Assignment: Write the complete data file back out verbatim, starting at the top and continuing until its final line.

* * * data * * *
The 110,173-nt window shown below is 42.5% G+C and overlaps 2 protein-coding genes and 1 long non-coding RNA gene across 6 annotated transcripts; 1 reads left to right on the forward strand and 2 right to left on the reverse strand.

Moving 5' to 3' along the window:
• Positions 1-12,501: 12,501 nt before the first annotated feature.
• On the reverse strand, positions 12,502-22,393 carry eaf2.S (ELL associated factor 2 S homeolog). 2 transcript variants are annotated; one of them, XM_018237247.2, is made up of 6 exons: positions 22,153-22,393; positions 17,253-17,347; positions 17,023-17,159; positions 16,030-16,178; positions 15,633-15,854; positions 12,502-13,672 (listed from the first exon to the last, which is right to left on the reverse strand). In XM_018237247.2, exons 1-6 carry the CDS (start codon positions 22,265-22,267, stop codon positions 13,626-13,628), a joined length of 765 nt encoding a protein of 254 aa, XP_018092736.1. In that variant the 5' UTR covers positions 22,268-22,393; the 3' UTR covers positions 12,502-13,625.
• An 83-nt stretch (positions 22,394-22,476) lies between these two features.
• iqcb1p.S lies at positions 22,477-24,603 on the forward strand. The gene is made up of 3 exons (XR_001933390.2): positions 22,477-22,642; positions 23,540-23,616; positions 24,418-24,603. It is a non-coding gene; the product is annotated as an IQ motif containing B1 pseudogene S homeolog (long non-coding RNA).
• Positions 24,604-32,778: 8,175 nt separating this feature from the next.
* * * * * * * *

The 110,173-nt window shown below is 42.5% G+C and overlaps 2 protein-coding genes and 1 long non-coding RNA gene across 6 annotated transcripts; 1 reads left to right on the forward strand and 2 right to left on the reverse strand.

Moving 5' to 3' along the window:
• Positions 1-12,501: 12,501 nt before the first annotated feature.
• On the reverse strand, positions 12,502-22,393 carry eaf2.S (ELL associated factor 2 S homeolog). 2 transcript variants are annotated; one of them, XM_018237247.2, is made up of 6 exons: positions 22,153-22,393; positions 17,253-17,347; positions 17,023-17,159; positions 16,030-16,178; positions 15,633-15,854; positions 12,502-13,672 (listed from the first exon to the last, which is right to left on the reverse strand). In XM_018237247.2, exons 1-6 carry the CDS (start codon positions 22,265-22,267, stop codon positions 13,626-13,628), a joined length of 765 nt encoding a protein of 254 aa, XP_018092736.1. In that variant the 5' UTR covers positions 22,268-22,393; the 3' UTR covers positions 12,502-13,625.
• An 83-nt stretch (positions 22,394-22,476) lies between these two features.
• iqcb1p.S lies at positions 22,477-24,603 on the forward strand. The gene is made up of 3 exons (XR_001933390.2): positions 22,477-22,642; positions 23,540-23,616; positions 24,418-24,603. It is a non-coding gene; the product is annotated as an IQ motif containing B1 pseudogene S homeolog (long non-coding RNA).
• Positions 24,604-32,778: 8,175 nt separating this feature from the next.